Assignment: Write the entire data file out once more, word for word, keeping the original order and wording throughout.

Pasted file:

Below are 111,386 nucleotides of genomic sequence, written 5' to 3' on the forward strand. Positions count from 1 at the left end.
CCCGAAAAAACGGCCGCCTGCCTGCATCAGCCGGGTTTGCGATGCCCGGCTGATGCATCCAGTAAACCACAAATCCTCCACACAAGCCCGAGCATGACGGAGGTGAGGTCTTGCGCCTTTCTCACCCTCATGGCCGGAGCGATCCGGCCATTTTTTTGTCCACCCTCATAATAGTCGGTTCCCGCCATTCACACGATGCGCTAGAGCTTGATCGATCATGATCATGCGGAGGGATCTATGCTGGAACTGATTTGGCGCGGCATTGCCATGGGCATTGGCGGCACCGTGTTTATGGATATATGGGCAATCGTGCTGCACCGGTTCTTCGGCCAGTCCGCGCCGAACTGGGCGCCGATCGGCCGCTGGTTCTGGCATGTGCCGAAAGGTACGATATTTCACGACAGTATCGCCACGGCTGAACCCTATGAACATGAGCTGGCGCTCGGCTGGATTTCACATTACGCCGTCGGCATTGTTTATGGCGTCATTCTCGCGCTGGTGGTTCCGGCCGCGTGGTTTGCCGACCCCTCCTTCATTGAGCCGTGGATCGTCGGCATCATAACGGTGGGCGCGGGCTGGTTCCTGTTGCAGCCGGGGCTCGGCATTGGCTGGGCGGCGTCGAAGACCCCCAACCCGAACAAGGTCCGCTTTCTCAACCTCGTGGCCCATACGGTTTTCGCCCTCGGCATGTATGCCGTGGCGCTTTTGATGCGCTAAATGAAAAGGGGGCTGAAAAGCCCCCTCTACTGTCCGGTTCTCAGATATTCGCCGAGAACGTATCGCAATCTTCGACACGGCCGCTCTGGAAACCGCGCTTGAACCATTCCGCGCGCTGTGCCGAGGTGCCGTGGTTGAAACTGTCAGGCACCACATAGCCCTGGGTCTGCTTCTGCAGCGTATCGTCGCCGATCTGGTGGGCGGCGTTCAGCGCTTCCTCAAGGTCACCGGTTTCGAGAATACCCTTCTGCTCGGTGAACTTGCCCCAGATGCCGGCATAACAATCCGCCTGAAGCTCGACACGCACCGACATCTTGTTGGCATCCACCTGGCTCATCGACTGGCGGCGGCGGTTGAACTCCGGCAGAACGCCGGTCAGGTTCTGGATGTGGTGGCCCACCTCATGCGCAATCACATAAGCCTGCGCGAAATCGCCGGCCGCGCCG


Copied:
Below are 111,386 nucleotides of genomic sequence, written 5' to 3' on the forward strand. Positions count from 1 at the left end.
CCCGAAAAAACGGCCGCCTGCCTGCATCAGCCGGGTTTGCGATGCCCGGCTGATGCATCCAGTAAACCACAAATCCTCCACACAAGCCCGAGCATGACGGAGGTGAGGTCTTGCGCCTTTCTCACCCTCATGGCCGGAGCGATCCGGCCATTTTTTTGTCCACCCTCATAATAGTCGGTTCCCGCCATTCACACGATGCGCTAGAGCTTGATCGATCATGATCATGCGGAGGGATCTATGCTGGAACTGATTTGGCGCGGCATTGCCATGGGCATTGGCGGCACCGTGTTTATGGATATATGGGCAATCGTGCTGCACCGGTTCTTCGGCCAGTCCGCGCCGAACTGGGCGCCGATCGGCCGCTGGTTCTGGCATGTGCCGAAAGGTACGATATTTCACGACAGTATCGCCACGGCTGAACCCTATGAACATGAGCTGGCGCTCGGCTGGATTTCACATTACGCCGTCGGCATTGTTTATGGCGTCATTCTCGCGCTGGTGGTTCCGGCCGCGTGGTTTGCCGACCCCTCCTTCATTGAGCCGTGGATCGTCGGCATCATAACGGTGGGCGCGGGCTGGTTCCTGTTGCAGCCGGGGCTCGGCATTGGCTGGGCGGCGTCGAAGACCCCCAACCCGAACAAGGTCCGCTTTCTCAACCTCGTGGCCCATACGGTTTTCGCCCTCGGCATGTATGCCGTGGCGCTTTTGATGCGCTAAATGAAAAGGGGGCTGAAAAGCCCCCTCTACTGTCCGGTTCTCAGATATTCGCCGAGAACGTATCGCAATCTTCGACACGGCCGCTCTGGAAACCGCGCTTGAACCATTCCGCGCGCTGTGCCGAGGTGCCGTGGTTGAAACTGTCAGGCACCACATAGCCCTGGGTCTGCTTCTGCAGCGTATCGTCGCCGATCTGGTGGGCGGCGTTCAGCGCTTCCTCAAGGTCACCGGTTTCGAGAATACCCTTCTGCTCGGTGAACTTGCCCCAGATGCCGGCATAACAATCCGCCTGAAGCTCGACACGCACCGACATCTTGTTGGCATCCACCTGGCTCATCGACTGGCGGCGGCGGTTGAACTCCGGCAGAACGCCGGTCAGGTTCTGGATGTGGTGGCCCACCTCATGCGCAATCACATAAGCCTGCGCGAAATCGCCGGCCGCGCCG